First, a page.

Because you can only get so strong; you can only lose so much weight. But that pursuit of being healthy and happy, I think captures that, so that makes total sense.
What would you say is the relationship that you see between your strength and conditioning training, injury prevention and then also helping people rehab from injury?
Scott Schutte: Yeah, so it’s interesting with our name. We’re coming up on 10 years. I think it’s a horrible name just because like we mainly work with females. The majority of the females are looking for weight loss, or health, or even, you know, we’ve talked about happiness. Strength and conditioning, I think, people think more of like high school athletes.
That being said, with everything I do, when I talk about this physical aspect of training, I like to balance out strength, stamina, and flexibility. And a lot of what you talk about with this fluff of this kind of prevention of injuries, stuff like that. I think a lot of people need more flexibility work in their life.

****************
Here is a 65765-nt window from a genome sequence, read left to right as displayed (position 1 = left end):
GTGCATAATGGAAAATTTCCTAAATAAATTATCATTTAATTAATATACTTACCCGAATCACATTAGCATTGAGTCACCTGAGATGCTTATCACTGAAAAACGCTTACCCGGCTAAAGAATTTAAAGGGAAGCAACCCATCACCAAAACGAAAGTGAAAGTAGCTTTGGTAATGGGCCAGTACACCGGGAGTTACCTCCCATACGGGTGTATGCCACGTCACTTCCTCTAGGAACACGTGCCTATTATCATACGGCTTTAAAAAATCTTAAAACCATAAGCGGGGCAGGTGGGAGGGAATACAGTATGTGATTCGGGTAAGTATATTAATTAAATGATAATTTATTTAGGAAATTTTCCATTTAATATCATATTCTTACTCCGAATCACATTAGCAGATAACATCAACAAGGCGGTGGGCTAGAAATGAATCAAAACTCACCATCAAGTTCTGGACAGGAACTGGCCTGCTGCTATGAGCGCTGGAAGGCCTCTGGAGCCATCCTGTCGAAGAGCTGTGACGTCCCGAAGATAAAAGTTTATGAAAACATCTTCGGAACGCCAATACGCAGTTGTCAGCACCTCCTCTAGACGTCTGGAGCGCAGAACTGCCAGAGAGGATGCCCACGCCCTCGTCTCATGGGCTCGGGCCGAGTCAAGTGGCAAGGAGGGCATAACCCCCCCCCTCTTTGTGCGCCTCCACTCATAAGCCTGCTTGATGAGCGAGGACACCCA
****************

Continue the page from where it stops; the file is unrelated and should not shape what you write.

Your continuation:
That’s a very broad statement because I get some yogis that come in here—which I love yoga—and they need some strength training because they’re doing tons of flexibility stuff. But a lot of people that I see that come in here, already like the gym, are already doing some weight stuff, and they need some more flexibility.
This is something I actually got from Ian King. He’s out of Australia. I just loved how he put it. An adult should have a one to one ratio of strength training to flexibility. And I was big into flexibility before that. I just didn’t have a good way to phrase that because me telling you to stretch more, I mean that could be another 10 seconds. At the end of your workout. Does that really do much good?